I don't actually have very many photos of her in this jacket, and this is likely one of the best I do have. It was her favorite. We picked it up on a summer shopping spree at the thrift store and it sort of became a constant around the house. If you saw her passing through the kitchen on her way to work or the store, it was the one she was always wearing.
She wore it when she went to counter-protest the Nazi rally at the California state Capitol as well; and it was there that she let it go.
Most know about that rally in June 2016–it made national and international headlines. It was violent and it was horrifying; an omen of what was to come. Seven were stabbed by Nazi and white nationalist demonstrators, suffering far more than the trauma of their physical wounds.
And she was there, wearing that jacket as she watched a man get stabbed in the shoulder, eyes going wide as pain and shock and unreality struck him. Once the aggressor had moved on, he was swarmed by other counter-protesters, including my sister, who tried to assess the situation and help the man who was stumbling and tripping over himself, face white as blood pooled from his wound and soaked his clothes.
My sister is a caregiver. In the two years leading up to this moment she'd been the full-time nanny to an eight year old girl in town. She is first-aid trained and certified, as any good caregiver should be, and so when the moment came she ripped off that jacket without a moment's hesitation and used it to apply pressure to the man's shoulder as he collapsed to the ground, white and trembling and still as wide-eyed as when he watched that switchblade embed itself in his body. It took some time before EMT's were able to reach him, and when they carted him off on a gurney to a waiting ambulance, her jacket went with him, nearly soaked through.
I was told all of this later that evening over lemonade when she returned home. She, myself, and my partner sat in the backyard soaking up the early-summer heat as she explained, in response to our query, why she had a sunburn on her bared shoulders when she left for the counter-demonstration with a light jacket for the very purpose of preventing such a thing.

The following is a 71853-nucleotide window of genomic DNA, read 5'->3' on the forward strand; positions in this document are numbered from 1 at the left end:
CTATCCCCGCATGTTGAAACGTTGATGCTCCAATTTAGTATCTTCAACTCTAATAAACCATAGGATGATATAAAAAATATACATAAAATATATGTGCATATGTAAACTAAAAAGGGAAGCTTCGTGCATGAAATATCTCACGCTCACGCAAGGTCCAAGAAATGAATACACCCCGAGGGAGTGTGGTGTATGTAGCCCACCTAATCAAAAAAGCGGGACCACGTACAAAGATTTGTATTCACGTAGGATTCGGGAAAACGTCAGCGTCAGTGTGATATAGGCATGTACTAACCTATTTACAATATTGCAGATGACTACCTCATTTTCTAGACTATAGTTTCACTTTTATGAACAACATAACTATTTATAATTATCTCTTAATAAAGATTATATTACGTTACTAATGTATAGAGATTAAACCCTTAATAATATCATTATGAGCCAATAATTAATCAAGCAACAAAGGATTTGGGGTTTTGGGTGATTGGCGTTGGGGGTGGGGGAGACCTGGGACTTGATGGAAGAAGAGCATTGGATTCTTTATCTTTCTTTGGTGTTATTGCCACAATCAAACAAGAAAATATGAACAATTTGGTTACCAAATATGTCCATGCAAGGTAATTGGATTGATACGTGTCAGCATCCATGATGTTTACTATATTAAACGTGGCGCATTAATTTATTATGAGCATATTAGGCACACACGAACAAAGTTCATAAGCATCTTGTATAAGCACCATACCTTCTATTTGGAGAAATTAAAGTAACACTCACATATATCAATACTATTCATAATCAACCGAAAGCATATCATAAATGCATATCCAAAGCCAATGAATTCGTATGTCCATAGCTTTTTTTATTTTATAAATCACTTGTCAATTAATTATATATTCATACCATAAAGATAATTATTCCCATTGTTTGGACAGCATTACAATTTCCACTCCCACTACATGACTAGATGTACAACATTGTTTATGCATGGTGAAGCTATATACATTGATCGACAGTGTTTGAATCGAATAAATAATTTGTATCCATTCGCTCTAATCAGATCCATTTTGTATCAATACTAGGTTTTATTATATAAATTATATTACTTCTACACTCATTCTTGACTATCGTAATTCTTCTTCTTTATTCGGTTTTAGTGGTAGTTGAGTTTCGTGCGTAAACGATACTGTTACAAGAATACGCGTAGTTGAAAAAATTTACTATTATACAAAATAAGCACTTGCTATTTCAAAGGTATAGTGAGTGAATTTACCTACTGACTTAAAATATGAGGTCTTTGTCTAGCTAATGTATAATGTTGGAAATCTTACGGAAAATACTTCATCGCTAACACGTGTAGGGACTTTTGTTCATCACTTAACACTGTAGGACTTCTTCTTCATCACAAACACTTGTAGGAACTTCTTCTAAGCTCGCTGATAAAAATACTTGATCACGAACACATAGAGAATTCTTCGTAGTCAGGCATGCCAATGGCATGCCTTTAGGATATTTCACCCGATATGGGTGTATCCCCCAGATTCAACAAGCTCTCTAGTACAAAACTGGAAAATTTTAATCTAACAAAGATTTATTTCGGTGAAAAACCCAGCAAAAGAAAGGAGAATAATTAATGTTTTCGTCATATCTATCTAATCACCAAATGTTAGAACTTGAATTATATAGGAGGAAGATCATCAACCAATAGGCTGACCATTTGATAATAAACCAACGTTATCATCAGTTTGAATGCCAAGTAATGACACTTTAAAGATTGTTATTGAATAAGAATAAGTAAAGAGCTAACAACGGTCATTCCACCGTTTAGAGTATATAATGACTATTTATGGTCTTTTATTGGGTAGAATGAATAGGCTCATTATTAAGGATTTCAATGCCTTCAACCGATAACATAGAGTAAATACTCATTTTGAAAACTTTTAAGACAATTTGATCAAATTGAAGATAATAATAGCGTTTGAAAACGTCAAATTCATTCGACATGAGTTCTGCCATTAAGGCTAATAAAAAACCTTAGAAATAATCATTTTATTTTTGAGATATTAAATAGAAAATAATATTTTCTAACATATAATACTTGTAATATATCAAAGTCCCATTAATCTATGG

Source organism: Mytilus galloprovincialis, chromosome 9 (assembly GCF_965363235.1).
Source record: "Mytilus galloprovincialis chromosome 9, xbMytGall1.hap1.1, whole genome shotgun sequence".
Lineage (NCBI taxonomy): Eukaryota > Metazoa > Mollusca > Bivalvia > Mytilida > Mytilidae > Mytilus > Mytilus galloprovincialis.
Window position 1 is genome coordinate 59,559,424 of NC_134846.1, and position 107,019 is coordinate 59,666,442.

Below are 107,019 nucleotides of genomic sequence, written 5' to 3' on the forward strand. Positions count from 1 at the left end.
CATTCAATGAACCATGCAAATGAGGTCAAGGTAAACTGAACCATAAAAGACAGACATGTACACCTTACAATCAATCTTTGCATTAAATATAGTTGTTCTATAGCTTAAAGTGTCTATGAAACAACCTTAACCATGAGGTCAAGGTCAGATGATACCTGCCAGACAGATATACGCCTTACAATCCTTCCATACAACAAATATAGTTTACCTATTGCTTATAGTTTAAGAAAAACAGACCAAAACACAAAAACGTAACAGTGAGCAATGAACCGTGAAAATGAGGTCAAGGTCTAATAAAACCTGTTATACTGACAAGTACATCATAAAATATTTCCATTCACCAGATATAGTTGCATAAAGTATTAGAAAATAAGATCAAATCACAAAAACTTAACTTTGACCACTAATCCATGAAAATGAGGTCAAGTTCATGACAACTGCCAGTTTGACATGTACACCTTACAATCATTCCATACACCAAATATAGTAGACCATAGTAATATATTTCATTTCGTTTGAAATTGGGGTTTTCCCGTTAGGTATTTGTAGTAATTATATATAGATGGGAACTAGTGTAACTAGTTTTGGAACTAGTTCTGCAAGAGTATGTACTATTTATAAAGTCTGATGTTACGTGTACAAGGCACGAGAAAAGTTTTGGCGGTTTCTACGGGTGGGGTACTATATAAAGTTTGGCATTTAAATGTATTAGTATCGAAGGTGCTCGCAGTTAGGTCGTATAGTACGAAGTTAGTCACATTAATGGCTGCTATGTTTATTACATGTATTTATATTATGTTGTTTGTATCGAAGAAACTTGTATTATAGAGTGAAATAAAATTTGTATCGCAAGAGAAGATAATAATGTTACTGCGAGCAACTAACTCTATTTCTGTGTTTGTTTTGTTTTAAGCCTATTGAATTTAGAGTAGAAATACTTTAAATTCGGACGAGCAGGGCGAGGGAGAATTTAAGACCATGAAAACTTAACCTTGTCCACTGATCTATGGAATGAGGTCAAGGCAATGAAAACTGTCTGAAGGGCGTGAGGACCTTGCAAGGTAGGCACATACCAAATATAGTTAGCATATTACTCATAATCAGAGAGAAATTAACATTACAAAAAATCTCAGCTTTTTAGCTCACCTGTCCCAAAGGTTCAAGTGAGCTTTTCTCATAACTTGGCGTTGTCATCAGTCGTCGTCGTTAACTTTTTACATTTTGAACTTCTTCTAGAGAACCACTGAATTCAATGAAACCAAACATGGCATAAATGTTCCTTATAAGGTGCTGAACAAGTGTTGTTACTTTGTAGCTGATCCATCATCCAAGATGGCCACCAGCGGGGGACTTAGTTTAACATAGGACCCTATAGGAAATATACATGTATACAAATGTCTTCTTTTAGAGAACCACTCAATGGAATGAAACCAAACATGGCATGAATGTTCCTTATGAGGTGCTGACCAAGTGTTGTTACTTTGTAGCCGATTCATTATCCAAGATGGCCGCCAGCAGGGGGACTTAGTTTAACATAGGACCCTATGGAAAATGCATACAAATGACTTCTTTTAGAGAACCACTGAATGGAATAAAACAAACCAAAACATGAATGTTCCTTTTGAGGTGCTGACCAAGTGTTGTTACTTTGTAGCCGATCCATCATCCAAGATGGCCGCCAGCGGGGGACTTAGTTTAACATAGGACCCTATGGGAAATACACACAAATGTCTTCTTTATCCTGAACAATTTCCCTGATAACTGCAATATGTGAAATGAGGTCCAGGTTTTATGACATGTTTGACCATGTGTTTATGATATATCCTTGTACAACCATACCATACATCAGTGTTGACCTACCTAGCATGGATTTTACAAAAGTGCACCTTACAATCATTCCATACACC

When I came across this photo a few years later, though hardly my best work or my best photo of her, I knew it was one I needed to share, along with its story.
I sometimes find myself in awe of her strength and moral conviction. Such action as I described above is no easy feat, and does not come without cost. Yet amidst the horrors that consume our daily reality, such strength is desperately needed to push back against the encroaching darkness. When I look at photos like this one, I am reminded of what that kind of strength can look like.
On Sunday, January 22nd the Davis Islamic Center was the victim of hate-crime vandalism: windows were shattered, bicycle tires and seats cut up, and bacon was left on door handles. The Davis community has, in the days that followed, shown a tremendous outpouring of support, bringing flowers, goods and monetary donations to help rebuild that which was damaged. Already, tens of thousands of dollars have been raised for repairs.
Today, Friday January 27th, a solidarity rally was held in Central Park, sponsored by Statement of Love and The Gatherings Initiative, a project of the Davis Phoenix Coalition. Hundreds of community members of all ages, races, and religions turned out in support. Speakers included the Imam of the Davis Islamic Center, Davis Mayor Robb Davis, District Supervisor Don Saylor, Sacramento CAIR members, local religious leaders, student groups, and more.
A banner and sharpies lay across the foot of the steps to the US Bicycle Museum for community members to write messages of solidarity for the Islamic Center of Davis.